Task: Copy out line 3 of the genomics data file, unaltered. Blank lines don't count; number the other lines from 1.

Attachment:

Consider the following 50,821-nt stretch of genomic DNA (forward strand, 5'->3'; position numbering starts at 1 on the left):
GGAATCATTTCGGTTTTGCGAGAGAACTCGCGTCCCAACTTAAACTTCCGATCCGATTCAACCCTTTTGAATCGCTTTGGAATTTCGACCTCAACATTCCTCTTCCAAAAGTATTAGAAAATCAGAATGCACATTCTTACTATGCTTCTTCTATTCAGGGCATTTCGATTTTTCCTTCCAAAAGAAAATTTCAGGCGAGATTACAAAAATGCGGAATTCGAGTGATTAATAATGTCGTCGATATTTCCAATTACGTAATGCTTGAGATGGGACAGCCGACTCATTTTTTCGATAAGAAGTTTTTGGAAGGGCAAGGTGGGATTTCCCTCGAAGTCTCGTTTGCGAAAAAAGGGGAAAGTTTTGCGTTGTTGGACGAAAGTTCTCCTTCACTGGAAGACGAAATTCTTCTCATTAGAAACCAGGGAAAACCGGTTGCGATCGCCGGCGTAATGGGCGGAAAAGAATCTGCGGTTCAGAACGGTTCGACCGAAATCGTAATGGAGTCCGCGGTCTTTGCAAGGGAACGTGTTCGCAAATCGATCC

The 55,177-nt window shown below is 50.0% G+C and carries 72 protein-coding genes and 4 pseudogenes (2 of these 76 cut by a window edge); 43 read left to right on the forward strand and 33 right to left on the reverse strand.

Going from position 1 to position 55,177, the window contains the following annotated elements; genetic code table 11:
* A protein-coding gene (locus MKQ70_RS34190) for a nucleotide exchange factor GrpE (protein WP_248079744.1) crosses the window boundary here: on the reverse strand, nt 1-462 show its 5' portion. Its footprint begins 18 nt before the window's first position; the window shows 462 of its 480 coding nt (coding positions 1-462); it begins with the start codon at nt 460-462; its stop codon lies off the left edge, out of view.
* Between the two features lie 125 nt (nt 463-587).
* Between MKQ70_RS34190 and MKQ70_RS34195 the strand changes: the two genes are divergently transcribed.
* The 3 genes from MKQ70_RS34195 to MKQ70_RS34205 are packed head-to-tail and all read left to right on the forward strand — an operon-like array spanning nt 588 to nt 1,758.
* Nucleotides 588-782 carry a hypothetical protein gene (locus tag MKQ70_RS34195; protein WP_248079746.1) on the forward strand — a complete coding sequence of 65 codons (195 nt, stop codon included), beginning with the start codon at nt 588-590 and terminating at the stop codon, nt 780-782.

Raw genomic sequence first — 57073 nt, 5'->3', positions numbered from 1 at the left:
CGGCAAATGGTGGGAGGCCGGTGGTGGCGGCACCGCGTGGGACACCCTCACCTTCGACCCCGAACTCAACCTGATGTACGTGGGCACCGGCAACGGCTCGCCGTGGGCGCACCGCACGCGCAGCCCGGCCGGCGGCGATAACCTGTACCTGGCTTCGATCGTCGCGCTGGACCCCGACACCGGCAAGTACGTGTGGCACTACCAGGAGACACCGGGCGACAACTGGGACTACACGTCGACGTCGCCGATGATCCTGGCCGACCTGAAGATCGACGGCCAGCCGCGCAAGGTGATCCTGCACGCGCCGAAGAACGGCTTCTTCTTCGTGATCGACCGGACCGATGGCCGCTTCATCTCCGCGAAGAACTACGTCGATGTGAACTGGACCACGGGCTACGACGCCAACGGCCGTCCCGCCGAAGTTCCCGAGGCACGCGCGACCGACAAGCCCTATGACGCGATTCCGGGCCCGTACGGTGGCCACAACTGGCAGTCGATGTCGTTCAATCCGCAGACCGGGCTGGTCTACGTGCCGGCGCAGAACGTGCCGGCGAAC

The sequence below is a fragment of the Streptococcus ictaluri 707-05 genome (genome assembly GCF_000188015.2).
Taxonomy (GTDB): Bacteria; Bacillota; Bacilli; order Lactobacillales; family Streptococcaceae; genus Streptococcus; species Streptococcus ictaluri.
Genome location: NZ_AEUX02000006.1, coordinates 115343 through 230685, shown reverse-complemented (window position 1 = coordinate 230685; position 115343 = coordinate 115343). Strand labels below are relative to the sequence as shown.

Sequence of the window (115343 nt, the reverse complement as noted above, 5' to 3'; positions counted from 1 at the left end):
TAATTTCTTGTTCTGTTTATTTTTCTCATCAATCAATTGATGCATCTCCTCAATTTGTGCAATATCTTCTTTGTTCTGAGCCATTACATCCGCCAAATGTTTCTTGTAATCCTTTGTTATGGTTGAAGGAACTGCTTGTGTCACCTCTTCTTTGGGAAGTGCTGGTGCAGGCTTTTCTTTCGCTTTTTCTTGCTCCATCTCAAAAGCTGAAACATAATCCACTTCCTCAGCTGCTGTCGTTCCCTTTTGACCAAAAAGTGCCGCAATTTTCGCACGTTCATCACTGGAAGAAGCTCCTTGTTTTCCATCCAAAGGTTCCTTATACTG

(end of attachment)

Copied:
The 55,177-nt window shown below is 50.0% G+C and carries 72 protein-coding genes and 4 pseudogenes (2 of these 76 cut by a window edge); 43 read left to right on the forward strand and 33 right to left on the reverse strand.